After immunization an International Certificate of Vaccination is issued and is valid 10 days after vaccination to meet entry and exit requirements for all countries. The Certificate is good for 10 years. You must take the Certificate with you. Travelers who have a medical reason not to receive the yellow fever vaccine should obtain a medical waiver. Most countries will accept a medical waiver for persons with a medical reason not to receive the vaccine. When required, it is recommended to obtain written waivers from consular or embassy officials before departure. A physician’s letter clearly stating the medical reason not to receive the vaccine might be acceptable to some governments. It should be written on letterhead stationery and bear the stamp used by a health department or official immunization center to validate the International Certificate of Vaccination. Check embassies or consulates for specific waiver requirements.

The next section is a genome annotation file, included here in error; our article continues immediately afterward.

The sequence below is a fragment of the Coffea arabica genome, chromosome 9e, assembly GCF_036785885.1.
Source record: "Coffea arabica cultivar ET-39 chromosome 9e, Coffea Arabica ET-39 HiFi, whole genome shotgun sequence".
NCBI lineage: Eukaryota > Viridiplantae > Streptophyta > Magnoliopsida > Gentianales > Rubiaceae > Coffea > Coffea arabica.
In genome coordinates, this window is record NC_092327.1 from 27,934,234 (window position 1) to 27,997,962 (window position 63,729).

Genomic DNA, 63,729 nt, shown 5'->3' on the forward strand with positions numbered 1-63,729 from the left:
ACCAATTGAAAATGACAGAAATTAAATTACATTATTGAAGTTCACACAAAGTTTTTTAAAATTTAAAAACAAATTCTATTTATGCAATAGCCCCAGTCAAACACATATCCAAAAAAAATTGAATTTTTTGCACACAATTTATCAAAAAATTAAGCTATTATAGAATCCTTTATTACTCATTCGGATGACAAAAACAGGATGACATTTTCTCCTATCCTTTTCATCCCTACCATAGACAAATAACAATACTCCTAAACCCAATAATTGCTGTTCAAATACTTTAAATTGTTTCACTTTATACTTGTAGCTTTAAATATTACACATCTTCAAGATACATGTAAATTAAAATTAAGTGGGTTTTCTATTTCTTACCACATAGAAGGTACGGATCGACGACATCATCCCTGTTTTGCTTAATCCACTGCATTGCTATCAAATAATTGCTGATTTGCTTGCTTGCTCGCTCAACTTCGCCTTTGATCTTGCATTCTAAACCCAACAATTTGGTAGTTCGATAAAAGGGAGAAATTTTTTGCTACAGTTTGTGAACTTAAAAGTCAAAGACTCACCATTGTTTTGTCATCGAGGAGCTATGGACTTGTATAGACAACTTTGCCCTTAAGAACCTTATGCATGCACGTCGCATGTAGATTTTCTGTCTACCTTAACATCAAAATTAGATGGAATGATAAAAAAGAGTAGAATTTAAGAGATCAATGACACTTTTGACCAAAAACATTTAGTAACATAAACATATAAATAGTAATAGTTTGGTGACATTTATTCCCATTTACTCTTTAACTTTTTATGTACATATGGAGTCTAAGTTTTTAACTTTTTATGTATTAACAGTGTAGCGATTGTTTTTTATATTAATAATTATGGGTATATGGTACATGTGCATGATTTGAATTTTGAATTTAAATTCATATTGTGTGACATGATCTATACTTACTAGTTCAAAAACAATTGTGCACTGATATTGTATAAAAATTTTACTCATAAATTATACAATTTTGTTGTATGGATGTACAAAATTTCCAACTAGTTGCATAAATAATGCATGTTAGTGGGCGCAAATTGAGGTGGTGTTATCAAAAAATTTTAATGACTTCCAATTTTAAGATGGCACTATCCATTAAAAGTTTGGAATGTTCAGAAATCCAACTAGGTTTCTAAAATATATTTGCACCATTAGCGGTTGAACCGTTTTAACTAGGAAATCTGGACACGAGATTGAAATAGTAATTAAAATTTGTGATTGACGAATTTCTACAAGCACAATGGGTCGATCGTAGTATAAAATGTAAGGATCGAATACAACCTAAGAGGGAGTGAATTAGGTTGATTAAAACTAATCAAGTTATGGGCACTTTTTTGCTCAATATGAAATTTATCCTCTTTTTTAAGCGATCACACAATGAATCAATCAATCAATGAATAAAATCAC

Vaccine Recommendations for Infants less than 2 Years of Age
The following vaccines should be reviewed with a physician at least 10 weeks before departure to ensure the proper scheduling of the various appropriate vaccines and dosages.
Infants and children up to two years of age should have received 3 doses of diphtheria, tetanus, and pertussis vaccine (DTP Vaccine). One dose of DTP affords little protection, two doses provide some protection and 3 doses 70-80% protection. Parents must note that less than the 3 recommended doses of DTP put a child at greater risk of infection. Travelers may wish to receive the remaining doses of the vaccine at the recommended intervals while abroad.